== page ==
Visual attention to food cues in obesity: an eye-tracking study.

Katy J Doolan, Gavin Breslin, Donncha Hanna, Kate Murphy, Alison Gallagher

Research output: Contribution to journalArticlepeer-review

55 Citations (Scopus)


Based on the theory of incentive sensitization, the aim of this study was to investigate differences in attentional processing of food‐related visual cues between normal‐weight and overweight/obese males and females.

Twenty‐six normal‐weight (14M, 12F) and 26 overweight/obese (14M, 12F) adults completed a visual probe task and an eye‐tracking paradigm. Reaction times and eye movements to food and control images were collected during both a fasted and fed condition in a counterbalanced design.

Participants had greater visual attention towards high‐energy‐density food images compared to low‐energy‐density food images regardless of hunger condition. This was most pronounced in overweight/obese males who had significantly greater maintained attention towards high‐energy‐density food images when compared with their normal‐weight counterparts however no between weight group differences were observed for female participants.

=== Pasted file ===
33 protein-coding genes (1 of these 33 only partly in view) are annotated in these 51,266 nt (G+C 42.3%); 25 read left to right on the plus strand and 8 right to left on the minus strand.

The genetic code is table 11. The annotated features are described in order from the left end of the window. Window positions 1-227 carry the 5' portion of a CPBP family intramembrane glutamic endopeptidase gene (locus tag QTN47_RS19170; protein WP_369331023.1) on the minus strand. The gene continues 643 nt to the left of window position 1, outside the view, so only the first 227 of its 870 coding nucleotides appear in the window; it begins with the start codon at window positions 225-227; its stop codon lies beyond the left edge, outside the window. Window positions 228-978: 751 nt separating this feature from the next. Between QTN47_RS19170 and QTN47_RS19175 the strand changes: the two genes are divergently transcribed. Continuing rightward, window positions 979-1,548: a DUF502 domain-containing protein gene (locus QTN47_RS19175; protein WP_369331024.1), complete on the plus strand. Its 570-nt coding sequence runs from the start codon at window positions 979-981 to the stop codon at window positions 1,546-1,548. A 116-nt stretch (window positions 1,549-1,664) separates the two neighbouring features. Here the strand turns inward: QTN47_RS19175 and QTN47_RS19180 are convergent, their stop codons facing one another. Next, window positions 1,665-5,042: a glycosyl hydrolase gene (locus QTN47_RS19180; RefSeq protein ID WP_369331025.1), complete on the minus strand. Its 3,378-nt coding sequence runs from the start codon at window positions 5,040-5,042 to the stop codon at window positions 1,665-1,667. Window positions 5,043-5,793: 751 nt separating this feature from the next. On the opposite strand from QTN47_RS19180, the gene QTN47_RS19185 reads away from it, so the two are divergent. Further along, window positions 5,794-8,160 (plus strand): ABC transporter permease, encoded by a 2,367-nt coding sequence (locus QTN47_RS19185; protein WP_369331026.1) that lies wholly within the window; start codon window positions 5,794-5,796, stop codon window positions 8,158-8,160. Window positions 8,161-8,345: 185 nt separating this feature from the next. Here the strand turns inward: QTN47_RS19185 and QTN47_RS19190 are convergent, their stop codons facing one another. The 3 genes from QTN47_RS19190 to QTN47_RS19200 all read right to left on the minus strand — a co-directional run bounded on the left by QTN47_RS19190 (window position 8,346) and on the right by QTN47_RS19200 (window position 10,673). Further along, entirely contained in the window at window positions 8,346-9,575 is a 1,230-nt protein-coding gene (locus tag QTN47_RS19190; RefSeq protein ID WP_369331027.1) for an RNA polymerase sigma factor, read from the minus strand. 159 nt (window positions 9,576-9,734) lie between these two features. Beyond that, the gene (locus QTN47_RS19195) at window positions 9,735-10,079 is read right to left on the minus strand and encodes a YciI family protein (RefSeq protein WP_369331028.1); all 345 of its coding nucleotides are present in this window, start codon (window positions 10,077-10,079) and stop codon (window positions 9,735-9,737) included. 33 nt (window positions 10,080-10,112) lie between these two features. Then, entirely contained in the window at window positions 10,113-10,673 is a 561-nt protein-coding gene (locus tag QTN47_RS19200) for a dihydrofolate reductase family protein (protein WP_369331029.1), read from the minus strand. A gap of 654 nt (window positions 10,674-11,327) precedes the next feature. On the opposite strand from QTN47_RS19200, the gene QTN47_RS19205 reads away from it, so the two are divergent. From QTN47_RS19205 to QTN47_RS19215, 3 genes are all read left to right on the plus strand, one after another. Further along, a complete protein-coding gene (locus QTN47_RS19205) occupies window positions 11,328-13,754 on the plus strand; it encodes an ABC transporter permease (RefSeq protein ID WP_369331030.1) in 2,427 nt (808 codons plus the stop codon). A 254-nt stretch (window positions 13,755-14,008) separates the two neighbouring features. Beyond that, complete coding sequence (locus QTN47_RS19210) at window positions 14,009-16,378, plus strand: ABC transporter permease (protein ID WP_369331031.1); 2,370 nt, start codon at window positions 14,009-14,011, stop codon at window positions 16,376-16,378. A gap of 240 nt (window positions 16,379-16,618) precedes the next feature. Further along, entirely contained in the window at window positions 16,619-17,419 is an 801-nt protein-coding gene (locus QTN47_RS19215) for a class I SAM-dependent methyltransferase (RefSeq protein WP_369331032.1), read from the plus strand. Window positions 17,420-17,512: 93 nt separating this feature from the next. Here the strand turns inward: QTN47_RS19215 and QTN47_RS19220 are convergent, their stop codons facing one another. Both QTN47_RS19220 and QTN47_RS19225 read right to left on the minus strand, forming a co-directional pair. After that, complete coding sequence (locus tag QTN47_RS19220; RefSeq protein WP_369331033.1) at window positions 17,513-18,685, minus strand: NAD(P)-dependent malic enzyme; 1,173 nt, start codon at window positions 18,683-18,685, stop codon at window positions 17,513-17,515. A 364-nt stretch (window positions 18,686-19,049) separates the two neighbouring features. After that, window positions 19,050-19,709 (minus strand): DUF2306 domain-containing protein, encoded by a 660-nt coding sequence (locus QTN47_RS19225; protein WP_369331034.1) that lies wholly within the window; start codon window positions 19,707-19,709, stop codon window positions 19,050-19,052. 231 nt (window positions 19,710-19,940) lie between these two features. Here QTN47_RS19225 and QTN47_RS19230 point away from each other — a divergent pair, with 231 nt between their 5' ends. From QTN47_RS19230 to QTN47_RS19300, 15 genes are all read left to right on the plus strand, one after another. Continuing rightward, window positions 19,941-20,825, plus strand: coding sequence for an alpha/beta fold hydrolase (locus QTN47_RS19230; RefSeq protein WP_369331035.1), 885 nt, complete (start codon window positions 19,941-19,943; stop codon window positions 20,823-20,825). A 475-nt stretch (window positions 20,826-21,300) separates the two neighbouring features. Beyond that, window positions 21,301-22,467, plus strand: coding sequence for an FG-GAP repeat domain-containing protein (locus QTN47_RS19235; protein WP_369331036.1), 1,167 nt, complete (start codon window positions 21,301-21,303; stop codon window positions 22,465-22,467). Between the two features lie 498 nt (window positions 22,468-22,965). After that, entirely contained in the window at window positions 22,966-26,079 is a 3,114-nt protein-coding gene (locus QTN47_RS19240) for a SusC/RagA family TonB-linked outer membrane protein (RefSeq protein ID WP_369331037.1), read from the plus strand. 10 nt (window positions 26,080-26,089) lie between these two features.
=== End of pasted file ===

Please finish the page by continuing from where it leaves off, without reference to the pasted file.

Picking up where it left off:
High‐energy‐density food images appear to capture visual attention more readily than low‐energy‐density food images. Results also suggest the possibility of an altered visual food cue‐associated reward system in overweight/obese males. Attentional processing of food cues may play a role in eating behaviors thus should be taken into consideration as part of an integrated approach to curbing obesity.
Original languageEnglish
Pages (from-to)2501-2507
Number of pages6
Issue number12
Publication statusPublished (in print/issue) - 8 Sept 2014


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